In truth, taking a self-portrait is as simple as can be; you place yourself, somewhere in the frame, and trigger the camera shutter, by whatever means. That's it, you're done.
However, creating a self-portrait that has substance, depth, context, and meaning is another story entirely. Since you've sought out an article on self-portraiture, I'll leap and assume that you want to create a fantastic photograph — one where you, the photographer, are the subject.
As long as there have been artists, there have been self-portraits. They are an essential tool for connecting to one's creative self and fostering greater awareness of, and appreciation for, what it's like to be on the other side of the camera.
During that process of connection and discovery, we— photographers— are inevitably forced to confront some measure of fear, discomfort, and apprehension, all-natural and reasonable, given that we are engaging in a powerful act of vulnerability.
Vulnerability is a vessel of artistic-evolution and a conduit for creative-development. The topic of vulnerability is far beyond the scope of this article; however, it's a noteworthy and necessary component of every artists’ journey toward their respective dreams, goals, and aspirations.
Method, technique, and approach all vary greatly, depending on what type of portrait you intend to produce, and what you have available to the end of that production. Suffice it to say, though, ingenuity and inventiveness will afford one far more possibilities than high-end gear alone.
I'm writing this article because I adamantly believe in the power, profundity, and necessity of self-portraiture for all photographers— especially those who photograph people. For me, self-portraits have proved to be an act of self-love, appreciation, and gratitude. Each session has empowered me to connect with myself and my art, to an astonishing degree.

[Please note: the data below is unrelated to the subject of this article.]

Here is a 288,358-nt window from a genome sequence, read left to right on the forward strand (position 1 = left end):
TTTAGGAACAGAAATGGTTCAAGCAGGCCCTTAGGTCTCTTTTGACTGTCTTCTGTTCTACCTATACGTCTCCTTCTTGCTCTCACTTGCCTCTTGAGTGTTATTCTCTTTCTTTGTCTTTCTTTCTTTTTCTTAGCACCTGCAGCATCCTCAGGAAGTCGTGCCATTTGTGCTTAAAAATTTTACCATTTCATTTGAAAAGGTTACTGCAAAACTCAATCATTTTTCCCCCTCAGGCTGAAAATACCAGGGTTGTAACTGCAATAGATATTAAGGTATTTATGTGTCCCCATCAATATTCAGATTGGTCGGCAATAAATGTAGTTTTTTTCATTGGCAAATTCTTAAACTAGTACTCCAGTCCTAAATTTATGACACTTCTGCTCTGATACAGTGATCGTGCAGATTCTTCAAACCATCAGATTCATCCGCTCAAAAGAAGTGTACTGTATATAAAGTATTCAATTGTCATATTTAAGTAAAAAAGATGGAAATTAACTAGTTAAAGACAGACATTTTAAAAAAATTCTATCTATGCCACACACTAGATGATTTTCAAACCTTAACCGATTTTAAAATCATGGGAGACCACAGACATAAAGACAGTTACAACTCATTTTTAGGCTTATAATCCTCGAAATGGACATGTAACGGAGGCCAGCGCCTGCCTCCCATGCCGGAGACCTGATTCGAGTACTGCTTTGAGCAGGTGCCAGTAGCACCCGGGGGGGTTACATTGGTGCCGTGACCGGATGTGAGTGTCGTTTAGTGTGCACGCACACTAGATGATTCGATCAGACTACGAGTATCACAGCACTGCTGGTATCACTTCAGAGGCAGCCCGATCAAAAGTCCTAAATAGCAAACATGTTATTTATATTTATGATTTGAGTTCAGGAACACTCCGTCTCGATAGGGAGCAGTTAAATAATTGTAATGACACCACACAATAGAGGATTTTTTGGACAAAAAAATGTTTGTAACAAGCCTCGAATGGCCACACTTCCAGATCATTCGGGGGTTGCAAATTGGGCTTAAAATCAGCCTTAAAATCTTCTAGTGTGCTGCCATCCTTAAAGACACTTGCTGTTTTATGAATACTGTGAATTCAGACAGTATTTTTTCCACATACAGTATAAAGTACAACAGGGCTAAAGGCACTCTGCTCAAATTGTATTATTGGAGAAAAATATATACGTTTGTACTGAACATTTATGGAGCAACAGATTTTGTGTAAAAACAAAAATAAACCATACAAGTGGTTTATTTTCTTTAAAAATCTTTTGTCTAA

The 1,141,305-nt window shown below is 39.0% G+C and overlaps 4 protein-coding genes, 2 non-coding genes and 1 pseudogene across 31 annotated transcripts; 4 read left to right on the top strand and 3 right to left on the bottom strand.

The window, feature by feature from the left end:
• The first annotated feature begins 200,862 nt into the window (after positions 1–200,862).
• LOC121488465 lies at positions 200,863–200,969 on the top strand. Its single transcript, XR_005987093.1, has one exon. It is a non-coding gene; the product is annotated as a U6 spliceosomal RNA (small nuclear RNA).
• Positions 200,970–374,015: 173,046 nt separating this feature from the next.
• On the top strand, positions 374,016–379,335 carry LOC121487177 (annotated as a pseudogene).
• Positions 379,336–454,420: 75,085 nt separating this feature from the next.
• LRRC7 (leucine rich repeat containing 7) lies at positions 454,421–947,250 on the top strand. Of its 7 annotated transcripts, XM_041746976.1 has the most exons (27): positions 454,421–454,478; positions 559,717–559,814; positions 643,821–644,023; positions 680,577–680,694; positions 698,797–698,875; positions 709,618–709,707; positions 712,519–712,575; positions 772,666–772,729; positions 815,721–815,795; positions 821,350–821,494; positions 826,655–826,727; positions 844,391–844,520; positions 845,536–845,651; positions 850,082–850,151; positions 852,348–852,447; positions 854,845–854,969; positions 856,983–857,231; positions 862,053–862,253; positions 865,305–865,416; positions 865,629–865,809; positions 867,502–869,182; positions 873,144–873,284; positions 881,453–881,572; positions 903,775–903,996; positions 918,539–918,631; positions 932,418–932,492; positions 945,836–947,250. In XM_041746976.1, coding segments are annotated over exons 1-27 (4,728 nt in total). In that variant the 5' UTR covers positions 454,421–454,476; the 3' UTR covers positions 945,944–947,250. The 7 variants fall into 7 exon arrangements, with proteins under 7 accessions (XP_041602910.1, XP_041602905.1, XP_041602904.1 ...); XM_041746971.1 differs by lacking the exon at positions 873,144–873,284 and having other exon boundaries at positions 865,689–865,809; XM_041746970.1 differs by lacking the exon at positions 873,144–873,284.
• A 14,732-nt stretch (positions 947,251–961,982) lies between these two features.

Furthermore, by embracing vulnerability, and moving through the associated fear and anxiety, I've gained a more profound respect and admiration for anyone who chooses to step in front of my lens.
What follows is an, admittedly biased, exploration of self-portraiture. By this article's end, should you last that long, I sincerely hope that you feel not only inspired but excited to embark on an incredible journey of self-discovery and artistic growth.
Also, I must add one note: while all self-portraits are necessarily a sort of selfie, not all selfies are, themselves, self-portraits. Per my definition, at least. ;)
The most pragmatic and practical reason for creating self-portraits is logistical — ease of access. Sometimes, it can be extremely challenging to secure a subject, especially when it's for non-project related purposes like experimenting with lighting modifiers, gels, etc. Every time that you want to create, practice, test, or anything of the sort, you should be available!
To that end, self-portraiture allows one to practice, experiment, fail, and refine without the burdens of being watched or feeling indebted to produce final imagery. It's a creative free-for-all where no holds are barred, and anything goes. It's a time to get excited, get frustrated, laugh, cry, or possibly have a mini-meltdown.
At some point, you'll probably trip, fall, knock something over, converse with a strobe, or throw an inanimate object against a wall. I mean, I've never done the latter two, at least not in the past 24 hours, but to each their own. What happens during self-portrait sessions stays in self-portrait sessions. All jesting aside, the freedom to play creatively without expectation is a veritable panacea for skill development.
But, of course, art is more than mere technique. It's an expression, it's individuality, it's an embodiment of the artist. One of the questions photographers often ask, especially as they start to take the craft more seriously, and give serious thought to what it is that they're creating, is how to develop one's aesthetic, or visual-voice.
My answer to that question is always to consume, create, and experiment. Consume art in all of its forms and take note of what compels or inspires you, in terms of light, feeling, colors, textures, environment, framing, narrative, connection, etc. Deconstruct and reconstruct. Experiment; emulate, recreate, keep, discard, aggregate, fail, succeed, and ultimately — evolve.
Self-portraiture is a safe haven for experimenting and creating. It's a place to test new techniques, to refine foundational approaches, to cast borders, boundaries, and limitations aside in favor of what could, might, and will be.